Fighting the culture of death: For local attorney, it’s personal

| November 3, 2014 | 0 Comments
Elizabeth Bakewicz

Elizabeth Bakewicz

Elizabeth Bakewicz, a graduate of the University of St. Thomas School of Law in St. Paul, has found herself in a position of arguing for something she wasn’t prepared to argue for — her right to live.

In 2008, Bakewicz was diagnosed with a cancerous brain tumor, which is much like that of Brittany Maynard’s, whose story spread over social media and the cover of People magazine. Maynard ended her life by a physician-prescribed pill on Nov. 1 after publicly announcing her plans and support of euthanasia while Bakewicz has chosen to embrace life and suffering.

Bakewicz and her husband, Jonathan, also a St. Thomas law school graduate, live in Lakeville with their daughter, Lucia. Last year, they lost twins through miscarriage.

The loss of their children and Bakewicz’s road to her own mortality have given her a unique perspective on the beginning and end of life. Her training as an attorney also gives her insight into how we can change the culture and medical community by looking at life issues through a different lens.

At an event Nov. 11 sponsored by the Pro-Life Center at the University of St. Thomas, Bakewicz will share her thoughts on how the culture of death has led people away from seeing the value in suffering and the value of her life.

“The medical community needs to start seeing people not as their disease or separate from their disease, but a person ‘with’ their disease,” Bakewicz said. “The same holds true for a woman and her pregnancy — it isn’t a woman and her fetus. It is a woman who is with child. What we need is a ‘soulistic’ approach to medicine and care.”

Soulistic care, a term coined by her father, recognizes the soul of the person and doesn’t fail to see the meaning in a person’s life and suffering.


“I have encountered suffering during the past six years [that] I never expected to occur, much less before the age of 35,” Bakewicz states in her paper, “Arguing for Myself: Moving from Abstract to Personal.” She has endured chemotherapy, a miscarriage, surgeries, and now lives with constant fatigue, seizures and painful headaches. The law regarding euthanasia in the Netherlands, for instance, requires only that a person be suffering hopelessly and unbearably to be prescribed a lethal dose to end his or her life.

“That could describe me now,” Bakewicz said. “These people [medical professionals for assisted suicide] fail to see the patient suffering through the diagnosis, and therefore find no alternative to death. Conversely, I see life in my suffering, and a soulistic approach to care would do the same.”


Bakewicz looks to many faith models when it comes to her belief in how people with a terminal illness should be treated — medically and spiritually. She reads Scripture daily, and although not Catholic, she is greatly influenced by the faith. A meaningful phrase for her comes from the “Compendium of the Social Doctrine of the Church,” which articulates, “The human person must always be understood in his unrepeatable and inviolable uniqueness.”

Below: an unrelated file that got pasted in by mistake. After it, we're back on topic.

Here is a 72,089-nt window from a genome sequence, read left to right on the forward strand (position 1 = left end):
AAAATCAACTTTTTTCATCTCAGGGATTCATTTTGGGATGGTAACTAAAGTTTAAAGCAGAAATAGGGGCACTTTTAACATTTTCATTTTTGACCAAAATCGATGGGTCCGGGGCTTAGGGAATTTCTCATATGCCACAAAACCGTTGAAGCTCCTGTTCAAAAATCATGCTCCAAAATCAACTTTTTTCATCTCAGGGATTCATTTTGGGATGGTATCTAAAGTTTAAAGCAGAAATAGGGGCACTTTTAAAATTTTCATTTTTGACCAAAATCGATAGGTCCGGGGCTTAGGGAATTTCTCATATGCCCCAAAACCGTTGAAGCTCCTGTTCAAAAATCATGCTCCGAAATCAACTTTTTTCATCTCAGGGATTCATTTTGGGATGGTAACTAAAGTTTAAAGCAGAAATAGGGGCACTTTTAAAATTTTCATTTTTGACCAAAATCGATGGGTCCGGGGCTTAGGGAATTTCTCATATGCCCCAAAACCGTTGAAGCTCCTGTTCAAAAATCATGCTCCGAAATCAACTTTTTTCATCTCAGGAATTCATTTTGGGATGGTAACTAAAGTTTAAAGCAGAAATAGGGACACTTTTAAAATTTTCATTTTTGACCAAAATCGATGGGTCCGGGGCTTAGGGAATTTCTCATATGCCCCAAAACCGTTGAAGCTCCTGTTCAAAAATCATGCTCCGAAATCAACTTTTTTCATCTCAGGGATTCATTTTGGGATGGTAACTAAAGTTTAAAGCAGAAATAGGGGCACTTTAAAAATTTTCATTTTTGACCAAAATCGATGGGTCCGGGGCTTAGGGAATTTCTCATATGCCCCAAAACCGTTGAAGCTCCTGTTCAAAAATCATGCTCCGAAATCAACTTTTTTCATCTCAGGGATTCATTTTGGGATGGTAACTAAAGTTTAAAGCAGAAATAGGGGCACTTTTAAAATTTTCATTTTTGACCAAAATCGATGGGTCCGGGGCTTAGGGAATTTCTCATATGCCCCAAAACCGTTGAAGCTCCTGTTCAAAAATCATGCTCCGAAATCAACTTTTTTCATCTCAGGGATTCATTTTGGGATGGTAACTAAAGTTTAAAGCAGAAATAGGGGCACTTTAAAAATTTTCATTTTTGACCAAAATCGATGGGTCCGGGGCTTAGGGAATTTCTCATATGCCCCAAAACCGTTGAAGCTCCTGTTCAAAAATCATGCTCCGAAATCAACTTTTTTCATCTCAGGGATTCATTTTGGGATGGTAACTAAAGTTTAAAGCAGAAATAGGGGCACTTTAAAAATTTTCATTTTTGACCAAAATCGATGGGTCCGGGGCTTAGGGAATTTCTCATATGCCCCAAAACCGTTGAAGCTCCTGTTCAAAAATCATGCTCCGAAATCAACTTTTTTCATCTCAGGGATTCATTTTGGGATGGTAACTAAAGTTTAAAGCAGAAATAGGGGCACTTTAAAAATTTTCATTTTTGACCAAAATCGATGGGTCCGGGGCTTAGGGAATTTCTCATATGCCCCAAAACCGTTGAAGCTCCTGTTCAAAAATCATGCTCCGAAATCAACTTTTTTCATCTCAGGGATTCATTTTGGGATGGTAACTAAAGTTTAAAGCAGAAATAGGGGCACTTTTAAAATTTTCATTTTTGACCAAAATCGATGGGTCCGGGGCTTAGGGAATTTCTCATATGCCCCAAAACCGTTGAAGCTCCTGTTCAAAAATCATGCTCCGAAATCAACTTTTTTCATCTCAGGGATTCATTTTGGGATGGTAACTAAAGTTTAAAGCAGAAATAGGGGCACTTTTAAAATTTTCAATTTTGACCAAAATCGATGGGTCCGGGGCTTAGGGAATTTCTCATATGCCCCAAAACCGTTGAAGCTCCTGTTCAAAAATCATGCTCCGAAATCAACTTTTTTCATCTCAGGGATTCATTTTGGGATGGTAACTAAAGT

Archbishop Alexander Sample of Portland, Ore., recently issued a statement regarding the Oregon law allowing euthanasia.

“[Assisted suicide] suggests that there is freedom in being able to choose death, but it fails to recognize the contradiction,” the archbishop said. “Killing oneself eliminates the freedom enjoyed in earthly life. True autonomy and true freedom come only when we accept death as a force beyond our control.”

Bakewicz agrees.

“As I look toward that day when death will be hard for me to deny,  I do not wish to hear the words from my doctors that euthanasia or physician-assisted suicide is best for ‘all involved’,” she said. “Who am I to choose the time of my death when the Lord Almighty is the author? I prefer to let God be God and wear his sovereign robes like doctor’s scrubs.”

Public policy

Bakewicz is concerned about Maynard’s decision and subsequent media attention.

“I wonder after her being so public about her decision if she then felt pressured to follow through,” said Bakewicz, who cried when she read the story about Maynard. “I would have told her to try a new study and other treatment. I think I would want to shake my finger at her and tell her that there are other ways to approach this. That is sort of my personality. But then the other side of me would have wanted to just hold her. We have to be about love.”

Maynard’s death has been used to gain backing for changes in laws that support assisted suicide through lobbying efforts from Compassion and Choices, formerly known as the Hemlock Society.

Jason Adkins, executive director of the Minnesota Catholic Conference, said there is “extreme concern” that assisted suicide will become a state legislative issue in 2015.

“The best way to counter the strong cultural and political push to advance the culture of death under the false guise of patient autonomy is to tell stories witnessing to the beauty of life at all stages, even in difficult circumstances where sometimes great suffering is present,” he said.


Elizabeth Bakewicz, who in 2008 was diagnosed with a cancerous brain tumor, will speak against euthanasia at an event Nov. 11.

‘Arguing for Myself in the Process of Dying’

7:30 to 10:30 p.m. Tuesday, Nov. 11, University of St. Thomas Owens Science Hall, 2115 Summit Ave., St. Paul

For more information, contact Bethany Fletcher at (651) 962-4830 or

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